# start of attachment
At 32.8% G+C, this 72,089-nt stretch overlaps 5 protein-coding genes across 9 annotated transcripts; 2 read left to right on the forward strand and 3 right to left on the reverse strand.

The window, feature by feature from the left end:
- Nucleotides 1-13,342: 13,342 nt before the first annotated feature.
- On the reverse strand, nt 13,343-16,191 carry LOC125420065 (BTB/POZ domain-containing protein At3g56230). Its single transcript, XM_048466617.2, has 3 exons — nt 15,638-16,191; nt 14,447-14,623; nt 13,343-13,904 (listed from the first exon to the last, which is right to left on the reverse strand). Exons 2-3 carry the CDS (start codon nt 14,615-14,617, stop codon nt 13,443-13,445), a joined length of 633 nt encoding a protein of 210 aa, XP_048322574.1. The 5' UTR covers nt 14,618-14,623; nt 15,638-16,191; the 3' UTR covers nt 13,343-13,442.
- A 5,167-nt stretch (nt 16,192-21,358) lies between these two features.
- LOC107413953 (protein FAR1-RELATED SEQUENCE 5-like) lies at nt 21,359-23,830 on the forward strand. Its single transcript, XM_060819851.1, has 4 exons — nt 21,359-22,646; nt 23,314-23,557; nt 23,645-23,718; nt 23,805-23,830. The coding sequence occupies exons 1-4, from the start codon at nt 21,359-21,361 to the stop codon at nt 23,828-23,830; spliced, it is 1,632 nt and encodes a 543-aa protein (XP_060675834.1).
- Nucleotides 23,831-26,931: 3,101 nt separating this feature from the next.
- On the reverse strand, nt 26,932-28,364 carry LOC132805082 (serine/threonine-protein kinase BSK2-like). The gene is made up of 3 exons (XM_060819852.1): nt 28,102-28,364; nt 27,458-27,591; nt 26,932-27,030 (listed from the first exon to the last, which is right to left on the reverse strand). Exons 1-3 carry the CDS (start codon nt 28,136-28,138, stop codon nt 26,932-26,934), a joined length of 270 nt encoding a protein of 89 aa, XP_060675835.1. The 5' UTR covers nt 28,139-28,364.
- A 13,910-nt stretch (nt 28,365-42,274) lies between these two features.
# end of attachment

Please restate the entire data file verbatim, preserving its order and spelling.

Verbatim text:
At 32.8% G+C, this 72,089-nt stretch overlaps 5 protein-coding genes across 9 annotated transcripts; 2 read left to right on the forward strand and 3 right to left on the reverse strand.

The window, feature by feature from the left end:
- Nucleotides 1-13,342: 13,342 nt before the first annotated feature.
- On the reverse strand, nt 13,343-16,191 carry LOC125420065 (BTB/POZ domain-containing protein At3g56230). Its single transcript, XM_048466617.2, has 3 exons — nt 15,638-16,191; nt 14,447-14,623; nt 13,343-13,904 (listed from the first exon to the last, which is right to left on the reverse strand). Exons 2-3 carry the CDS (start codon nt 14,615-14,617, stop codon nt 13,443-13,445), a joined length of 633 nt encoding a protein of 210 aa, XP_048322574.1. The 5' UTR covers nt 14,618-14,623; nt 15,638-16,191; the 3' UTR covers nt 13,343-13,442.
- A 5,167-nt stretch (nt 16,192-21,358) lies between these two features.
- LOC107413953 (protein FAR1-RELATED SEQUENCE 5-like) lies at nt 21,359-23,830 on the forward strand. Its single transcript, XM_060819851.1, has 4 exons — nt 21,359-22,646; nt 23,314-23,557; nt 23,645-23,718; nt 23,805-23,830. The coding sequence occupies exons 1-4, from the start codon at nt 21,359-21,361 to the stop codon at nt 23,828-23,830; spliced, it is 1,632 nt and encodes a 543-aa protein (XP_060675834.1).
- Nucleotides 23,831-26,931: 3,101 nt separating this feature from the next.
- On the reverse strand, nt 26,932-28,364 carry LOC132805082 (serine/threonine-protein kinase BSK2-like). The gene is made up of 3 exons (XM_060819852.1): nt 28,102-28,364; nt 27,458-27,591; nt 26,932-27,030 (listed from the first exon to the last, which is right to left on the reverse strand). Exons 1-3 carry the CDS (start codon nt 28,136-28,138, stop codon nt 26,932-26,934), a joined length of 270 nt encoding a protein of 89 aa, XP_060675835.1. The 5' UTR covers nt 28,139-28,364.
- A 13,910-nt stretch (nt 28,365-42,274) lies between these two features.